Whirlwind Romance

A rush of emotion dropped a veil over all but the tiny world of the two people in seats 11A and 11B, in a jet plane floating somewhere over the Atlantic, in a still moment in time.

Friday, November 11, 2016

The Breakup: Is There Hope for Claire and Gideon?


Who to trust? The policeman, the handsome Senator, or the secret agent? Claire must decide and soon, before the murderer strikes again.

Claire Wilding is a newly minted docent for the George Washington National Masonic Memorial and a recent widow. On her first day she meets the handsome, if mysterious Gideon Bliss, newly minted U. S. Senator. They do not hit it off.

Thrown together due to the unexpected appearance of a corpse in the Memorial, any possibility of romance is thwarted by assorted villains and intrusive friends and relatives.

The Mason's Mark: Love and Death in the Tower (an Old Town Romance)
Wild Rose Press, May 6,2016 (Crimson Rose imprint)
Mystery/Cozy Mystery, Romantic suspense
ebook 79,000 words; print 322 pp.
M/F;  3 flames

Blurb:
In both the best and worst first day at work ever, docent Claire Wilding meets the man of her dreams, but her carefully rehearsed guided tour of the George Washington National Masonic Memorial collapses when she discovers a body and is drawn into a dark world of black ops and Italian renegade masons, of secret cabals and hidden treasure. Also cloaked in mystery is handsome Gideon Bliss, a George Washington expert who haunts the Memorial, his manner evasive. What is his secret? Claire fears she'll fall in love with him only to learn he's a thief or even a murderer. Juggling two eccentric mothers, an inquisitive sister, and an increasingly smitten detective, Claire must find answers to a complex web of intrigue, including who to trust and who to love.

Gideon's car, a McLaren

This excerpt indicates how close to hopeless seems their future.

Excerpt (PG): The Breakup
She heard not a peep from Gideon for the next three days, a welcome respite because it gave her time to think. The meddling of the mothers aside, the issue lay between Dorcas and Gideon. It didn’t matter that Dorcas had left Gideon—Claire still felt like the other woman, and it didn’t sit well with her Southern upbringing. Another skirmish with Wonder Woman would be the death of her. By the time Gideon called, she’d made up her mind. “Hi, sorry I haven’t been in touch. I—”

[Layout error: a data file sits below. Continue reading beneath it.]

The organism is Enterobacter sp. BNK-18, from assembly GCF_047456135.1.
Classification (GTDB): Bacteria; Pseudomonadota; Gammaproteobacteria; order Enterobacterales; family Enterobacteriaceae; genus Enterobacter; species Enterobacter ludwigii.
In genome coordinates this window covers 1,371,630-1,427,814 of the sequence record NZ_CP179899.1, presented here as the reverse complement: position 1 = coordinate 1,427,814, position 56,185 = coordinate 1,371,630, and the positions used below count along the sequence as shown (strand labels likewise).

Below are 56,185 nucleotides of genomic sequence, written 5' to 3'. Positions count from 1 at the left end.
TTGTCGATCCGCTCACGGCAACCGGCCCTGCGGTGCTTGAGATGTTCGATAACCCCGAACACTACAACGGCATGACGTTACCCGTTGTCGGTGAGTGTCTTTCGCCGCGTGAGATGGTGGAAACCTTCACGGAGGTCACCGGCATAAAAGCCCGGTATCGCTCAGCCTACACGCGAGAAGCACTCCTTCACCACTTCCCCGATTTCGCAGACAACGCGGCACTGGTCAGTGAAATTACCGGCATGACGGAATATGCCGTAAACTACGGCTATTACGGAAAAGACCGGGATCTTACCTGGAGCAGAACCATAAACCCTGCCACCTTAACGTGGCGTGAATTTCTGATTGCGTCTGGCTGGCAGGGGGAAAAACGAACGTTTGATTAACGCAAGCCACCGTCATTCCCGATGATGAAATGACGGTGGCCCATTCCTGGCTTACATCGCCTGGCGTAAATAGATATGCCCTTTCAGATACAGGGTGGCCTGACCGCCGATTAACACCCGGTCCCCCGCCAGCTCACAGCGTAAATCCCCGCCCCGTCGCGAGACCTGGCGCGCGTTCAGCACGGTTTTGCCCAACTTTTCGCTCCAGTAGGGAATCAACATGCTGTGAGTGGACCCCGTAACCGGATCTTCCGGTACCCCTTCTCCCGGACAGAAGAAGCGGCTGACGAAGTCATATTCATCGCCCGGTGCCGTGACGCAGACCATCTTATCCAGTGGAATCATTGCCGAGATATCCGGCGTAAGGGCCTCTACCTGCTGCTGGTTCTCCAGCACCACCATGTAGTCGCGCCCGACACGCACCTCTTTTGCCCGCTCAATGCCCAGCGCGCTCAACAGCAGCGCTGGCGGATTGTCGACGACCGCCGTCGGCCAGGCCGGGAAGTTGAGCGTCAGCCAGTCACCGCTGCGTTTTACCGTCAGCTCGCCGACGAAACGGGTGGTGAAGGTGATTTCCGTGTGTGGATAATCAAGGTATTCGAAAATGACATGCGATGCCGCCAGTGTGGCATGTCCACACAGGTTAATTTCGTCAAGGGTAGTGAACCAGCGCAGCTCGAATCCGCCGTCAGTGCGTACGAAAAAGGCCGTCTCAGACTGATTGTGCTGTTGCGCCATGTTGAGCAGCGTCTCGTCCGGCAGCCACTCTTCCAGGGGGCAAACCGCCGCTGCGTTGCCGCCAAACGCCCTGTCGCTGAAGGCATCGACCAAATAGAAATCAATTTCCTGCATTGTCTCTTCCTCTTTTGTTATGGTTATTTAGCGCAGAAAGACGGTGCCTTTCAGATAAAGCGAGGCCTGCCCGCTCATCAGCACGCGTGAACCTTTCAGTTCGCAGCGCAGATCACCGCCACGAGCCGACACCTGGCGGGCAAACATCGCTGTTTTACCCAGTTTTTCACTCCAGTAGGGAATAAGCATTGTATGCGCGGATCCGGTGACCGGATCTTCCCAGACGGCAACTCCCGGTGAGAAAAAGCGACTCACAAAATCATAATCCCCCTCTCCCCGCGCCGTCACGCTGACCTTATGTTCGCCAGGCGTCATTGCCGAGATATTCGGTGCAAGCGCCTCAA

“I understand. You’re dealing with…family matters.”
“No,” he said slowly. “Actually, the Senate will be back from recess this week. They had a pro forma session Friday and being the lowest life form on the seniority pole, I had to preside.” He paused. “I sent the papers to Dorcas. She hasn’t responded.”
Claire didn’t want to get sucked into the soap opera. Bite the bullet. Take the bull by the horns. The horns of a dilemma? No, that’s not right. Take my medicine—take his medicine. Oh dear, I wish I were better at these idioms. “Gideon, I…I think you should clear this matter up before we see each other again.”
The phone went dead. Hmm, he took that surprisingly well. She resisted the urge to cry and went into the kitchen. When she came out carrying a glass filled with ice and a bottle of vodka, she found Gideon sitting on the packing crate. His eyebrows bristled. Claire didn’t think she’d ever seen eyebrows actually bristle. It made him look like an angry centipede.
“Claire, you can’t dump me over the phone. I forbid it.”
She poured a large tot into her glass. “I see.”
He stood and paced, not an easy thing to do in a room the size of a refrigerator box. Watching him, it occurred to Claire that she should decorate her house in the Shaker style—have all the furniture hang on pegs, up and out of the way of large trampling feet. She forced herself to focus on the words spilling out of the side of his mouth. “I never hid my predicament from you. It’s unfair to let me fall head over heels for you and then suddenly go all ethical on me.” He stopped and peered down at her. His face drooped. “Claire, I need you to help me through this.”
Her heart tried to claw its way out of her body and rush to him. She deliberately folded her arms across her chest. To muster her resolve, she pictured herself burning at the stake, the crowd chanting, “The other woman must die.” When she finally spoke, her tone was hard. “You’re a grown man, Gideon Bliss. You have to clean up your own messes. I begin to wonder if your mother may have spoiled you just a teensy bit.”
His cheekbones went rigid and his eyes narrowed, firing bullets of angry red light at her. “That was unnecessary, Claire. And unjust. But you’re right—this is my mess.” And with that he twirled, bumped his shin hard on the hall stool, and charged out the front door, leaving it open. That went even better than the phone call. This time she did not resist the urge, and burst into tears.
 
Claire's house
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